I never thought I’d use the word irreverent to describe the Summer Exhibition at the Royal Academy. Since 1769 the RA has taken a fairly unwavering and conservative approach to the world’s largest open submission exhibition, hanging up to 1,000 works by both amateur artists and great names. Long the lacklustre foxhole of stuffy Academicians and part-time painters, this year marks the greatest effort the RA has made yet to reinvigorate the English summer stalwart.
It’s no surprise that the man behind the brightest, boldest edition yet is Michael Craig-Martin, this year’s curator and the artist best known for his Pop Art palette and his tutorship of YBA trailblazers Damien Hirst and Sarah Lucas. Among his modernisms for the show is the decision to repaint the three central galleries in colours lifted straight from his work: hot pink, turquoise and baby blue. Far from playing to mere spectacle, Craig-Martin’s trademark penchant for polychrome is a bold statement that does away with both the white cube mis-en-scène of contemporary art and the fusty grandeur of the Academy. Regular attendees might also notice he has made the print galleries more central.
Before even entering the show one walks through Conrad Shawcross’ cluster of welded-steel clouds in the Annenberg Courtyard, and up Scottish artist Jim Lambie’s dizzying multicoloured stairs. Inside, the 247th Summer Exhibition brings together pieces as varied as a floor-to-ceiling tapestry by Grayson Perry, prints by Julian Opie, Yinka Shonibare and Tracey Emin, and sculpture by Antony Gormley and Anish Kapoor, as well as hundreds of new names working across painting, photography, sculpture, architecture, and printmaking. Seeing a Wolfgang Tillmans photograph of a hand up someone’s red Adidas shorts hanging on shocking pink walls in the Royal Academy was not something I had expected to see, but it’s possibly my top art moment of 2015 so far.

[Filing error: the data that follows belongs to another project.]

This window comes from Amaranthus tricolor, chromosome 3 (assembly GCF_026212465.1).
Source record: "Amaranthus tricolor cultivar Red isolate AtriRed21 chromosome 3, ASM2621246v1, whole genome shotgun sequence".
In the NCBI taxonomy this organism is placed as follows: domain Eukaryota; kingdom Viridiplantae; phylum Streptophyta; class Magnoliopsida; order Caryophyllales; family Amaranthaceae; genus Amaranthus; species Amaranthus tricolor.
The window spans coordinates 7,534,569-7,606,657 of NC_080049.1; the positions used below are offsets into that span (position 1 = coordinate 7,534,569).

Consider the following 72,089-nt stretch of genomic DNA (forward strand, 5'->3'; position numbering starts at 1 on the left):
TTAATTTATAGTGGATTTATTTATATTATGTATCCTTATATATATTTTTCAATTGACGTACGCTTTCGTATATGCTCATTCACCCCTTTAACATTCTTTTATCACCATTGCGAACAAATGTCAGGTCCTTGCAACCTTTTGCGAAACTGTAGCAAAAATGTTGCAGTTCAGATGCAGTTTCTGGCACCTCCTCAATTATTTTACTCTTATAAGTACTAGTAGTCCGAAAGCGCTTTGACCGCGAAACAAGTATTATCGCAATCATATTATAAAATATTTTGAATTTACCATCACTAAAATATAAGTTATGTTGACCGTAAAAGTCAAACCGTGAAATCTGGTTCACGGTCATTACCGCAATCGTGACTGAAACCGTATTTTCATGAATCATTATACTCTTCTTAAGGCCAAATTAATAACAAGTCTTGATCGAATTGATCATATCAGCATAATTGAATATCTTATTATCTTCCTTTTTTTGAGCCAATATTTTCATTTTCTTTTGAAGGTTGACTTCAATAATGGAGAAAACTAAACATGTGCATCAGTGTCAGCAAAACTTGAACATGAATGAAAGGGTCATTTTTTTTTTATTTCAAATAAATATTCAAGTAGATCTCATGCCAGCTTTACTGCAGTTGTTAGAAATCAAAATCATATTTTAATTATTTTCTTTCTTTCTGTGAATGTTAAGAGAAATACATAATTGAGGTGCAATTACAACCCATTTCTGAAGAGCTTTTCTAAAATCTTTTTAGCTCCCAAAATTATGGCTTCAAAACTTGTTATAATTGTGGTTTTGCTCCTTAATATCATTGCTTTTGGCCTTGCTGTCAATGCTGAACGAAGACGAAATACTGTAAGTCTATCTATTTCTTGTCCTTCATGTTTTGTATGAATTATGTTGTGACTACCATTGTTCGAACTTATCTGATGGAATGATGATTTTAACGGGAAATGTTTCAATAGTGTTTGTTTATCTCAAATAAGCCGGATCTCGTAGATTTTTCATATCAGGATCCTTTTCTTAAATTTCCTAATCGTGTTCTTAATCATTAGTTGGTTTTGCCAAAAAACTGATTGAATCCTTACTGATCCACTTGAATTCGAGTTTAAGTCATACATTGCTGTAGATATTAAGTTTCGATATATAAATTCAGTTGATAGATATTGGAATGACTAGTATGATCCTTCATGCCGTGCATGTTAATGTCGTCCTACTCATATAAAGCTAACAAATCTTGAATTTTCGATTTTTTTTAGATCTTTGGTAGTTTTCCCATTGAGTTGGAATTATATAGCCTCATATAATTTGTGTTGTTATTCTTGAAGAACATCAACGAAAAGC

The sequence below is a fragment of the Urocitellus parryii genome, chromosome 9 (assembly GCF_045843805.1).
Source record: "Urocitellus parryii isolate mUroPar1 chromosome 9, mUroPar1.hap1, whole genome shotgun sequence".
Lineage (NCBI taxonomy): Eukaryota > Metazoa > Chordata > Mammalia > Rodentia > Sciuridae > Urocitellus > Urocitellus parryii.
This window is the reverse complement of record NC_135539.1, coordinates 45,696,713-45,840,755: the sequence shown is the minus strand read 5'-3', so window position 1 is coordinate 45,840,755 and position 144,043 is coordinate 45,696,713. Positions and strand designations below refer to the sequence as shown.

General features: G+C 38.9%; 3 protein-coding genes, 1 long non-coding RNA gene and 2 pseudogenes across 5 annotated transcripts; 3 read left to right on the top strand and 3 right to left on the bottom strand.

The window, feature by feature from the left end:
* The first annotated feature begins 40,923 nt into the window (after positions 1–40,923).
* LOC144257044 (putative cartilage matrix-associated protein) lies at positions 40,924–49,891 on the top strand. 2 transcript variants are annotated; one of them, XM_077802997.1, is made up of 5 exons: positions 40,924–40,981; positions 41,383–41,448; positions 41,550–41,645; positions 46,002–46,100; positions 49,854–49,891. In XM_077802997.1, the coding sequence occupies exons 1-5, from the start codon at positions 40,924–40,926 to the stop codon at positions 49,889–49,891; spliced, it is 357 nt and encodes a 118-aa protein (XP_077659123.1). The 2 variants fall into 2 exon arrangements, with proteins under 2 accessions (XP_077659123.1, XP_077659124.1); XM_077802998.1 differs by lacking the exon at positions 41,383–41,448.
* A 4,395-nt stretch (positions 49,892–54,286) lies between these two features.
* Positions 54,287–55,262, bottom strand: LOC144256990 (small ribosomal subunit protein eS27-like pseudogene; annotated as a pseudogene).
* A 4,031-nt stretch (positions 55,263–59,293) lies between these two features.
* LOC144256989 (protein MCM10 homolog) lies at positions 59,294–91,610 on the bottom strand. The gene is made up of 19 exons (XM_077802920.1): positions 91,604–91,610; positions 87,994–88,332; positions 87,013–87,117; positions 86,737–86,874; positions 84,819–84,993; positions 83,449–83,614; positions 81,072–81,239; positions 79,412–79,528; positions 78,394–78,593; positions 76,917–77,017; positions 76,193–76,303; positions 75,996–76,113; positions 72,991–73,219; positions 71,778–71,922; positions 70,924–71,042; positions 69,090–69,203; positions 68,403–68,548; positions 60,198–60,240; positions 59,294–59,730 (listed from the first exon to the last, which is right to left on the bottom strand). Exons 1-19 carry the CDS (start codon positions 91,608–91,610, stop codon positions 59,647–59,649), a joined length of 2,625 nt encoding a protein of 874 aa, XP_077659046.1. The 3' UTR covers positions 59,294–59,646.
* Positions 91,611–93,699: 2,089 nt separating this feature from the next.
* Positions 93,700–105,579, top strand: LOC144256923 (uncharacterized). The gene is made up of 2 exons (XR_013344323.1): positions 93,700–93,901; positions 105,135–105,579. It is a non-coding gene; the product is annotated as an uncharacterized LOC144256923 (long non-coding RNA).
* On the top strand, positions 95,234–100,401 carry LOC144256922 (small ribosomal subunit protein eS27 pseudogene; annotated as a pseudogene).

For a brilliant end to the show, Craig-Martin hands over the entire final gallery to Tom Phillips and his extraordinary piece A Humument. A 50-year work in progress, the London artist has transformed each and every page of a Victorian book into an artwork, cleverly working with certain words on the page and using illustration, collage and painting to create an intricate and monumental piece of work.
Despite its progress, with over 1,000 works in 12 galleries, the show is still too cluttered, and in this sense the RA struggles to strike that balance between tradition and contemporaneity. As usual, the Salon-style hang means works jostle for attention amidst the piled-high walls, with quieter, more subtle works struggling to be seen and eyes quickly reaching saturation point. The Salon-style is for better or worse at the storied heart of the Summer Exhibition. There is the argument that says this does not cater to the differences of today’s art or audience, and the argument that says the RA is a torchbearer of this heritage. Somewhere between the two is the answer, and to his credit, with the more forgiving central galleries in particular, Michael Craig-Martin has brought the RA one step closer.
The Summer Exhibition at the Royal Academy of Arts, London, is on from 8 June to 16 August.
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